In terms of absolute quantity, the top three exporters are circled on the chart. Qatar would clearly be a different force if gas becomes cheaper. Currently the country is playing an increasing political role in the Middle East-North Africa region, mostly supporting regime change. If for the moment we assume a broadly unchanged oil price, then the relative standing of the conservative Gulf countries, led by Saudi Arabia, would increase. The coverage from the Al-Jazeera news channel, also supported by the Qatari state, would deteriorate, and it would have to report on more touchy subjects like domestic disturbances…
Norway (and the Netherlands, the fourth largest net exporter) already sell some of their gas at spot(cheaper) prices. So overall cheaper gas would cause some problems - like a decline in the pace of the asset build-up of the Norwegian sovereign wealth fund… But we would predict no revolution in either countries – and no big regional or global impact from cheaper gas either.
Iran: taking away the carrot
Iran could well be among the top gas exporters, yet its gas balance is slightly negative. Iran shares the huge South Pars/North Dome field with Qatar. This field has something like 50 trillion cubic meters of gas, or about 16 years worth of world consumption. Even Iran’s recoverable share would be worth several years of world consumption, and it has other reserves as well. The reason why it cannot monetize this huge revenue source is that it cannot attract the technology, investment and marketing opportunities, due to the international embargo in place. But as long as gas prices are relatively high, this is a potential reward for the country: normalize your relationship with the rest of the world, and you will be able to export gas. That incentive was not enough to tip the balance in the past, but would be even less of an incentive in the future is gas globally becomes cheaper. So cheap gas will make it even less likely that Iran would give up its nuclear weapons efforts.
Russia: in a squeeze
Russia traditionally have been using export gas prices as a diplomatic tool for in mainly what it calls its “near abroad” and also to subsidize low domestic prices. But so far it did not get much state revenue directly out of it. That is changing. Russia's sales prices to FSU countries are no longer that low: in 2011 the average Gazprom FSU sales price was USD 266/ thousand m3, while the average “Far abroad” sales price was $313/thousand m3. This is not much of a difference and the gap is continuing to close. The average domestic sales price was still low at $93/thousand cubic meters, but that is also set to increase. And Russia is in a dilemma: should it wean its domestic economy off cheap gas, if there is a chance that global gas prices converge to its current domestic prices (in the US gas prices are already around that level or even lower)?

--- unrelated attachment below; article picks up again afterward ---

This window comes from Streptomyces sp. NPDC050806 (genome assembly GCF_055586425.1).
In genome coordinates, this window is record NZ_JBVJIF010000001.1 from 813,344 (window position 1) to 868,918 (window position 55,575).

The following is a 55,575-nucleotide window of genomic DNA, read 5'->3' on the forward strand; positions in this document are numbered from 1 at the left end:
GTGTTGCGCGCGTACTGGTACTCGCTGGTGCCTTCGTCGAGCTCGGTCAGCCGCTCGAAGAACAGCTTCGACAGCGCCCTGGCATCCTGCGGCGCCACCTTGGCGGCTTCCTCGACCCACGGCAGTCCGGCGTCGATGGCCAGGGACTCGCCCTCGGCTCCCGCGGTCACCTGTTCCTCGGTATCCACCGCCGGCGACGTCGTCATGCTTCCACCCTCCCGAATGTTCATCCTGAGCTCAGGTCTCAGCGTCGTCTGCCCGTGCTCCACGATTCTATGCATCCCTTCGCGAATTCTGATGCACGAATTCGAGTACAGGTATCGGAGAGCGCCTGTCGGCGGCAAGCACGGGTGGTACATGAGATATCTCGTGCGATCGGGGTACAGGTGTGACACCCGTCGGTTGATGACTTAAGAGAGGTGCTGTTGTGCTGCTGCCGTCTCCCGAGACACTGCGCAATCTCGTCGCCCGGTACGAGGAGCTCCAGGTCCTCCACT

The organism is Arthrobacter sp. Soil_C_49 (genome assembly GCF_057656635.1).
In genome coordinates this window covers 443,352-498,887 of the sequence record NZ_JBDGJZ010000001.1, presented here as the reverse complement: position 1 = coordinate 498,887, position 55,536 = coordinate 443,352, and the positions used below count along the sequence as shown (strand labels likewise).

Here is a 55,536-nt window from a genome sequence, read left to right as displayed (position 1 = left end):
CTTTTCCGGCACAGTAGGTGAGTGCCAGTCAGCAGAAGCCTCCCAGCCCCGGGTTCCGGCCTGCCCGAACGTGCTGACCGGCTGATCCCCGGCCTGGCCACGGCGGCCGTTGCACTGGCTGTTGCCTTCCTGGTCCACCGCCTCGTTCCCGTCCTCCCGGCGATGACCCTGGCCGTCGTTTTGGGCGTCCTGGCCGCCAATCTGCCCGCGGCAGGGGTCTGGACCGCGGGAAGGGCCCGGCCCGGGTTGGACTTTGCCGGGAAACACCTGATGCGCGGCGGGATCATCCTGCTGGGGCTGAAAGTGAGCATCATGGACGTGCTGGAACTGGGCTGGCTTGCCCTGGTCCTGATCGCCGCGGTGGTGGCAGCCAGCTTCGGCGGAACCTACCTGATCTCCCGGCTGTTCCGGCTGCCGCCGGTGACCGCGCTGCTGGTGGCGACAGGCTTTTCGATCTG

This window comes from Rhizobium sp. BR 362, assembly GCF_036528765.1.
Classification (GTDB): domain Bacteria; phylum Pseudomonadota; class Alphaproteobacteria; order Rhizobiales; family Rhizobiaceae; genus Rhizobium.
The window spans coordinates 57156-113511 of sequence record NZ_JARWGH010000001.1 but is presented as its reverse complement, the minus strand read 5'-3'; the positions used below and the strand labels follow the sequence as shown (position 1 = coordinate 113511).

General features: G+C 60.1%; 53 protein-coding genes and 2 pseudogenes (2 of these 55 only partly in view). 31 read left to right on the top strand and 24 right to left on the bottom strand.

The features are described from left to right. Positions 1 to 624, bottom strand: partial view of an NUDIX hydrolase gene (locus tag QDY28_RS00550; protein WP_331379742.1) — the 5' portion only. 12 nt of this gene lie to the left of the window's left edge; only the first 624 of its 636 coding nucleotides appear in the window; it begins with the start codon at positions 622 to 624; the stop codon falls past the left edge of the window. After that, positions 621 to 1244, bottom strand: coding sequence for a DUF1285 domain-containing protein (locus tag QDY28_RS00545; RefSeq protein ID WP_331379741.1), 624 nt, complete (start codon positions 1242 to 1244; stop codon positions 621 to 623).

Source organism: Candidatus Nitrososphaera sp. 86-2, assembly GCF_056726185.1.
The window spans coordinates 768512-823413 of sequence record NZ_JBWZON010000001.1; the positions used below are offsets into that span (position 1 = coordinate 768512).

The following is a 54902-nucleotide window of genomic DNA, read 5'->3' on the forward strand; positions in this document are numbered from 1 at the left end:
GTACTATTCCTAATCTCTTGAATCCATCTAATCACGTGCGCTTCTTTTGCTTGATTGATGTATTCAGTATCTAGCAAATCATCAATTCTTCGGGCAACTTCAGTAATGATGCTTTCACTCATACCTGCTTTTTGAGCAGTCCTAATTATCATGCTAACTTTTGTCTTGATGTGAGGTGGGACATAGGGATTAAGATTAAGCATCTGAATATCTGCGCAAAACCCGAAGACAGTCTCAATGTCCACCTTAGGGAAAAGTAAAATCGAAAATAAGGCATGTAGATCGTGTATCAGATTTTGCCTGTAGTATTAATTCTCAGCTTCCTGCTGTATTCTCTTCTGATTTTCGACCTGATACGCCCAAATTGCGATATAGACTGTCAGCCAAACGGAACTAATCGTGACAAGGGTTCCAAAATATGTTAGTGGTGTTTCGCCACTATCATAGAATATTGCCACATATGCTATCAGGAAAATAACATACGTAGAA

At the current rate of natural gas extraction tax, the revenues from it are less than 1% of GDP. The political focus is mainly on gas, but the main revenue earner is oil. There is an intention to increase tax revenues from gas – the natural gas extraction tax have been increasing steeply in the past few years, to $19 per thousand cubic meters now, and it is slated to increase further to above $30/tcm in 2015. Clearly there is a need for government revenue from every possible source: President Putin both promised a lot of goodies before his re-election (about 4% of GDP worth), and wants to balance the budget by 2015. And the oil price that would balance the budget is already USD 120/bbl, even before all the spending increases went through.
So Russia will tax gas more, and it will be able to use it less as a political tool in ex-soviet countries as it needs to concentrate more on revenues even there. Until the economic crisis and even shortly after it, Russia had thought that it can more or less set both prices and quantities in Europe, and even that it can tailor prices to individual countries. It has become increasingly clear that it has to choose, and it chose more or less maintaining quantities sold and gave price discounts. It may have to face even harsher choices if unconventional gas gains ground in Europe and the economic depression reduces demand there further. No wonder that Russia, true to its traditional deep concerns over the environment, is greatly worried about the potential effect of fracking on European water resources. But at the same times decided to use fracking technology in Siberia for unconventional oil…
Russia wants to maintain some kind of long-term gas price indexation to oil, but spot prices increasingly have an impact on gas pricing. There are likely to be long-term gas contracts in the future as well, but the pricing will increasingly be spot based. And lower than Russia hoped for: gas is no longer more or less equivalent to oil in price, and probably it will not be, apart from short periods. The revenues from exporting gas are likely to decline from the current 3.5% of GDP. China is a potential escape route, but it will not buy pipeline gas at anything close to oil indexed prices…
Russia’s political, economic and military influence will be waning abroad because of its fiscal squeeze, and sooner or later it is set to have its own “Russian Spring” at home, in some form or another. But these processes would be only expedited and strengthened by cheap gas, not caused by it…
Pipeline politics: thing of the past?
More plentiful and more evenly distributed gas undermines the rationale of expensive, long-distance pipeline infrastructure projects. Gas may become available closer to home, and when not, probably LNG is a better way to transport it in most of the cases. Hopefully the global gas market would become less politicized and more like the oil market right now: hugely important, but very difficult to drive by political decisions (just look at how difficult it is to shut Iran out of the international oil market even by concerted efforts). But pipelines are such a large topic that they will merit a separate post…
Trans-Alaska source: Alaska-in-Pictures.com